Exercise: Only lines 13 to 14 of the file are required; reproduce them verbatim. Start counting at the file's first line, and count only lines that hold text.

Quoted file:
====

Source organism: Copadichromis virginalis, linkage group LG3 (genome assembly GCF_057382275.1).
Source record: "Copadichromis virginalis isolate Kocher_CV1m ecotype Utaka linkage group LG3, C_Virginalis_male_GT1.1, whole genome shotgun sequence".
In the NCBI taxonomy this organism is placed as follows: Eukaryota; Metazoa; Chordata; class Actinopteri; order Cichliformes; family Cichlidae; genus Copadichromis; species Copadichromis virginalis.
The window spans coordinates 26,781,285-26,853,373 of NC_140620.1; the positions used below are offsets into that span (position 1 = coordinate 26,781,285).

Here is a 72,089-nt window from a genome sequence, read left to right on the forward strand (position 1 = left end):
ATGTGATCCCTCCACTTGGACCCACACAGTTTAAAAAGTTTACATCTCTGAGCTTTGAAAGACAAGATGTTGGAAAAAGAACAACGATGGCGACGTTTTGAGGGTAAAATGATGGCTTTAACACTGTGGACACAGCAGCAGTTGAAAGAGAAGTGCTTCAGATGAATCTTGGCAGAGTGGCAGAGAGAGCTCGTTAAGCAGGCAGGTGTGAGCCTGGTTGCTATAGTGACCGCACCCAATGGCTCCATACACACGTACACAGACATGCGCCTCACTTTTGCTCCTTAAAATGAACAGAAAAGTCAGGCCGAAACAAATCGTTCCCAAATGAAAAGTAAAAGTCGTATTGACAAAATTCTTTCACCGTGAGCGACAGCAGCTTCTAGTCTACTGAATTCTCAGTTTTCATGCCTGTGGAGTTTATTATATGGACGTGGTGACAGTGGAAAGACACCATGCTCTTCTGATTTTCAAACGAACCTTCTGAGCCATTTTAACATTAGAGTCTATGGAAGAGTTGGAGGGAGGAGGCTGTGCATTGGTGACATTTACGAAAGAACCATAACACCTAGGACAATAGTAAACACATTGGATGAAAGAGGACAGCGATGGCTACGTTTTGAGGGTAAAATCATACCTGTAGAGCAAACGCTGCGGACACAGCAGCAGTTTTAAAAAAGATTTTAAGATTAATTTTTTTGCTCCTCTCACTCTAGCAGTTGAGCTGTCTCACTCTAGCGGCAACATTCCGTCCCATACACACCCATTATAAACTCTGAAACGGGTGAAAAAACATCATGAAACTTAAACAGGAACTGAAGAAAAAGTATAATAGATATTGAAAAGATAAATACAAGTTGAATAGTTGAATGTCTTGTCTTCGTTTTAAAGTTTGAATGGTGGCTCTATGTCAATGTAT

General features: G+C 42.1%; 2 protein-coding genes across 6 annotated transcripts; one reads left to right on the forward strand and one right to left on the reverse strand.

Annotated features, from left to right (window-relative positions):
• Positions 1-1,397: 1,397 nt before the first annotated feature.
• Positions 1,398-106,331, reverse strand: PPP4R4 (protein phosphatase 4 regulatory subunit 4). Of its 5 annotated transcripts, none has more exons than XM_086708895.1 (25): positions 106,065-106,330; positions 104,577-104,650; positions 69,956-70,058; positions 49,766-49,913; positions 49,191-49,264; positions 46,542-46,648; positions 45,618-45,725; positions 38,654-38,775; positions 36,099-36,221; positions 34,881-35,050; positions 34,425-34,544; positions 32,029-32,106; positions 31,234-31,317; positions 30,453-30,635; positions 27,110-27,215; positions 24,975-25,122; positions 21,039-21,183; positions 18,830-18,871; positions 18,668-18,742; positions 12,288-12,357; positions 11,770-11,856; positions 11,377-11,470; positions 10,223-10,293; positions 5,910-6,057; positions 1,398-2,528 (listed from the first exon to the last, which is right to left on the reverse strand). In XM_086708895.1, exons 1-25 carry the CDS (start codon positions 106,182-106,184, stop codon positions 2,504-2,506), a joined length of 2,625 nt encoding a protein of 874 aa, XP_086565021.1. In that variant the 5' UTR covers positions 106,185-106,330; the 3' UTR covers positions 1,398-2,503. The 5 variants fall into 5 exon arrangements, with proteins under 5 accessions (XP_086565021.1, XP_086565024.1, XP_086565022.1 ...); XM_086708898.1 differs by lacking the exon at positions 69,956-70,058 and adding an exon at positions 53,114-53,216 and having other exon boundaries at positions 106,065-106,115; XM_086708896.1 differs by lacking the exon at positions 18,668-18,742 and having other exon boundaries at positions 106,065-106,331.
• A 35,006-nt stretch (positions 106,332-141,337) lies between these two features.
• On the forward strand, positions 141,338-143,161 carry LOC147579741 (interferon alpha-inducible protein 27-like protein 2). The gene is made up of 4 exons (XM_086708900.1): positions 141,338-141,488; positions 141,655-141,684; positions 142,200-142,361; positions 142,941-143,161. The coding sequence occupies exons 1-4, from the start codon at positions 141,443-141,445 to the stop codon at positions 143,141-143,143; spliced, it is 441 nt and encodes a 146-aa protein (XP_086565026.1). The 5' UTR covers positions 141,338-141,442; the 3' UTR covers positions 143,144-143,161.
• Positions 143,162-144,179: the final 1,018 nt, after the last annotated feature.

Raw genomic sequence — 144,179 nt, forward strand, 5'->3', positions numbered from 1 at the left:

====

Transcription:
• Positions 143,162-144,179: the final 1,018 nt, after the last annotated feature.

Raw genomic sequence — 144,179 nt, forward strand, 5'->3', positions numbered from 1 at the left: